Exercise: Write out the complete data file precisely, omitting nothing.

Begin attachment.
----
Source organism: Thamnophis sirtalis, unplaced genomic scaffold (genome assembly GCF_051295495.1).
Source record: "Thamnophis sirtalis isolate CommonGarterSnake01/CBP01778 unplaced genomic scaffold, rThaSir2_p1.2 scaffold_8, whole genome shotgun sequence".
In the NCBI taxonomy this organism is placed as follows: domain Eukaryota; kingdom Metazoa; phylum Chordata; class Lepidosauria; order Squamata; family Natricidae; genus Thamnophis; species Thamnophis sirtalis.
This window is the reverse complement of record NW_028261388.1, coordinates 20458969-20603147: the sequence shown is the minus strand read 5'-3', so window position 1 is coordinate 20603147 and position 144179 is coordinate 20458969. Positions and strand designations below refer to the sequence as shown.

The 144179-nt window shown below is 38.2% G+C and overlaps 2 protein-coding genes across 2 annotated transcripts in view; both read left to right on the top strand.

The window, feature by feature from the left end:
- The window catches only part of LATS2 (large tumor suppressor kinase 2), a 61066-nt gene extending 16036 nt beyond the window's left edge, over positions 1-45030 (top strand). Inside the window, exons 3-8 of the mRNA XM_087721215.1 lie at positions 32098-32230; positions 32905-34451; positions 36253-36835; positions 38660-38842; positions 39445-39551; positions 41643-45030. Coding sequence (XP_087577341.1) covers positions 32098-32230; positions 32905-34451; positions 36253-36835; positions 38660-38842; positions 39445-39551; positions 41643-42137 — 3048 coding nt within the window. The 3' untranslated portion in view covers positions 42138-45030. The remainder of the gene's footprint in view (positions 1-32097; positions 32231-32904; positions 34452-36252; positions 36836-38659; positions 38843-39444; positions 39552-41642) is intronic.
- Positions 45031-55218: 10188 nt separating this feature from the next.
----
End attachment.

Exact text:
Source organism: Thamnophis sirtalis, unplaced genomic scaffold (genome assembly GCF_051295495.1).
Source record: "Thamnophis sirtalis isolate CommonGarterSnake01/CBP01778 unplaced genomic scaffold, rThaSir2_p1.2 scaffold_8, whole genome shotgun sequence".
In the NCBI taxonomy this organism is placed as follows: domain Eukaryota; kingdom Metazoa; phylum Chordata; class Lepidosauria; order Squamata; family Natricidae; genus Thamnophis; species Thamnophis sirtalis.
This window is the reverse complement of record NW_028261388.1, coordinates 20458969-20603147: the sequence shown is the minus strand read 5'-3', so window position 1 is coordinate 20603147 and position 144179 is coordinate 20458969. Positions and strand designations below refer to the sequence as shown.

The 144179-nt window shown below is 38.2% G+C and overlaps 2 protein-coding genes across 2 annotated transcripts in view; both read left to right on the top strand.

The window, feature by feature from the left end:
- The window catches only part of LATS2 (large tumor suppressor kinase 2), a 61066-nt gene extending 16036 nt beyond the window's left edge, over positions 1-45030 (top strand). Inside the window, exons 3-8 of the mRNA XM_087721215.1 lie at positions 32098-32230; positions 32905-34451; positions 36253-36835; positions 38660-38842; positions 39445-39551; positions 41643-45030. Coding sequence (XP_087577341.1) covers positions 32098-32230; positions 32905-34451; positions 36253-36835; positions 38660-38842; positions 39445-39551; positions 41643-42137 — 3048 coding nt within the window. The 3' untranslated portion in view covers positions 42138-45030. The remainder of the gene's footprint in view (positions 1-32097; positions 32231-32904; positions 34452-36252; positions 36836-38659; positions 38843-39444; positions 39552-41642) is intronic.
- Positions 45031-55218: 10188 nt separating this feature from the next.